SINGAPORE: There are four possible options for the house of the late Mr Lee Kuan Yew at 38 Oxley Road – demolition, preservation, conservation and compulsory acquisition – said Senior Minister of State for Law Indranee Rajah on Monday (Jun 26).
Listing the options and their consequences in a Facebook post, Ms Indranee said: “From the Government's perspective, the question is whether there is an intermediate option which will allow us to respect the wishes of Mr Lee Kuan Yew and still preserve the heritage and history of 38 Oxley Road for Singapore and Singaporeans.”
The house has been at the centre of a bitter dispute between the late Mr Lee’s children, Prime Minister Lee Hsien Loong, Mr Lee Hsien Yang and Dr Lee Wei Ling.
If the house is demolished, Ms Indranee said it would clear the way for the owner, in this case Mr Lee Hsien Yang, to appeal for the land to be re-zoned, since the original rationale for the 2-storey zoning in the area for security reasons is also gone with the passing of Mr Lee.
“If re-zoning or increased plot ratio is granted, the land value will increase well beyond the market value for a two-storey property. In that event, one can expect many developers to line up to buy the property,” said Ms Indranee in a post titled “4 financial things you should know about the Oxley dispute”.
The land is freehold, she noted, and the 12,060 square foot house is worth about S$24 million, according to analysts.
If the house is preserved and designated a national monument, the property would be subject to compulsory acquisition within one year of the preservation order, and no works can be done to it without the approval of the National Heritage Board.
Conservation, on the other hand, is less restrictive as works can be done to the building within certain guidelines, but like preservation, the land cannot be redeveloped.
In the final option Ms Indranee listed – compulsory acquisition – Mr Lee Hsien Yang would get compensation under the Land Acquisition Act at market value at the time of acquisition. The Government could then demolish the house and “build a tasteful memorial or symbolic marker in a park setting,” she explained.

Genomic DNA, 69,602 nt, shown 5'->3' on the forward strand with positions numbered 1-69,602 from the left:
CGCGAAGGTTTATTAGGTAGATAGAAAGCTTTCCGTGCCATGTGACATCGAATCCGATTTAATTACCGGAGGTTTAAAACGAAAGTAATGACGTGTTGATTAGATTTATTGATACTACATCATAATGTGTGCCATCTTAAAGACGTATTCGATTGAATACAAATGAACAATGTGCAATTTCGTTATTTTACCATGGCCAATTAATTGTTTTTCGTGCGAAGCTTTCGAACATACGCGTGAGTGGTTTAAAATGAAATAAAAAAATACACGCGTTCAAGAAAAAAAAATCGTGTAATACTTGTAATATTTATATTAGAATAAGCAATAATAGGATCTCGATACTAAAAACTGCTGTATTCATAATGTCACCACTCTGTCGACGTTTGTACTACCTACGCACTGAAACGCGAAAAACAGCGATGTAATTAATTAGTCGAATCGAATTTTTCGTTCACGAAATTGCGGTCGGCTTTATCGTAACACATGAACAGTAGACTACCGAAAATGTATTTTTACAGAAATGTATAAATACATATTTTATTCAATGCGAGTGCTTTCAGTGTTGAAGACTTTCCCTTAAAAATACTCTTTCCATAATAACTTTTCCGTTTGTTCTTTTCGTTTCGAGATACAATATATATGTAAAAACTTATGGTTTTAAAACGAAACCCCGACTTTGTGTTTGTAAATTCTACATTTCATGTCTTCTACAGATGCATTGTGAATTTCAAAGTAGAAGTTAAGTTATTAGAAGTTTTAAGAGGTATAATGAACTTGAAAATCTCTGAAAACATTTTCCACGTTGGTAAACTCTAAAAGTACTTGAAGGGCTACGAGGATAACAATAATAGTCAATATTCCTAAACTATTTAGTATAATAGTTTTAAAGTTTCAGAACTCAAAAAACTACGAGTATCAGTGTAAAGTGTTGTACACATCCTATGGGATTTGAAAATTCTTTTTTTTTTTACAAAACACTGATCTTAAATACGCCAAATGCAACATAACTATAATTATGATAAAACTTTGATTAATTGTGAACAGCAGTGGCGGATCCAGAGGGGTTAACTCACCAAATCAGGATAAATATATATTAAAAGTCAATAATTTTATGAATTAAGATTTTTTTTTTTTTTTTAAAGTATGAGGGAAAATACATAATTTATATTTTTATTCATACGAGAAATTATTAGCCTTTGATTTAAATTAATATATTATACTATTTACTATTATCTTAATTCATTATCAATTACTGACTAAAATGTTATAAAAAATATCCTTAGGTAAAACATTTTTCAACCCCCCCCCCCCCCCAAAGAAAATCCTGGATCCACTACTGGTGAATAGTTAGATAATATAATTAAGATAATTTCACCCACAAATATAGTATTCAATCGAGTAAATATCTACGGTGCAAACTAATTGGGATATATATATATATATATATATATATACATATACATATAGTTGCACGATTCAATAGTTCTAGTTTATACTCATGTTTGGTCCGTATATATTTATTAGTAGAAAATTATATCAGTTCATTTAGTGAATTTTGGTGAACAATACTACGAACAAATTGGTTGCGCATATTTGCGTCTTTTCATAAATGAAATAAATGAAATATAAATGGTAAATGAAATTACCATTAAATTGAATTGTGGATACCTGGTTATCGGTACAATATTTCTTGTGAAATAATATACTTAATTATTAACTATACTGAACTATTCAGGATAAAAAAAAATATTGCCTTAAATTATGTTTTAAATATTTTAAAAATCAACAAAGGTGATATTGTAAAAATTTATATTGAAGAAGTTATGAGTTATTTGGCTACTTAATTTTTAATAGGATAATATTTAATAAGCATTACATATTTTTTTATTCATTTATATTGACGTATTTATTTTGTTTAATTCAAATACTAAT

The late founding prime minister had in his last will stated his wishes to have the family home demolished immediately after his death, or when his daughter Dr Lee moved out. But there have been questions over whether he knew that the demolition clause was re-inserted into the will, and whether that was the only option he considered.
“WHAT IS THE URGENCY?”
The matter, however, may not need to be decided for another 20 to 30 years, since Dr Lee is still living in the house, said Ms Indranee.
“The Government has publicly stated that it will respect those wishes and does not intend to do anything until Dr Lee leaves,” she wrote, pointing out that letting the property stand, for now, does not go against the wishes of the late Mr Lee.
“So there is nothing for the government to decide now. The real question therefore is why Mr Lee Hsien Yang is asking for an immediate commitment on demolition now? What is the urgency?"
Ms Indranee also pointed out that while Mr Lee Hsien Yang has said he has not thought about what lies beyond demolition,"it would appear he has not ruled out redevelopment."
Deputy Prime Minister Teo Chee Hean had said on Jun 17 that the Government has a responsibility to consider public interest aspects of any property with heritage and historical significance, including the 38 Oxley Road house where many critical decisions on the future of Singapore were made by the late Mr Lee and other pioneer leaders.
Mr Teo, as chair of the ministerial committee set up to consider the future of the house, said he had shared options with Mr Lee Hsien Yang and Dr Lee Wei Ling.
He said he told them that he would personally not support options at “either end of the range” – that is to preserve the house for visitors to enter or to demolish it and put it on the market for new private residences.
Instead, the committee has been studying “intermediate options” like demolishing the house but keeping the basement dining room where many important historical meetings took place, with an appropriate heritage centre attached, Mr Teo revealed.
“This would substantially fulfill Mr Lee's wish,” said Ms Indranee. “His and Mrs Lee's privacy would be respected. Pictures of the basement were already made public during Mr Lee's time and are widely available. Nothing of the private spaces would be seen.
“At the same time, the history and heritage would not be lost and the crucible where the hopes and dreams of a nation were forged can be kept to inspire many more generations to come.”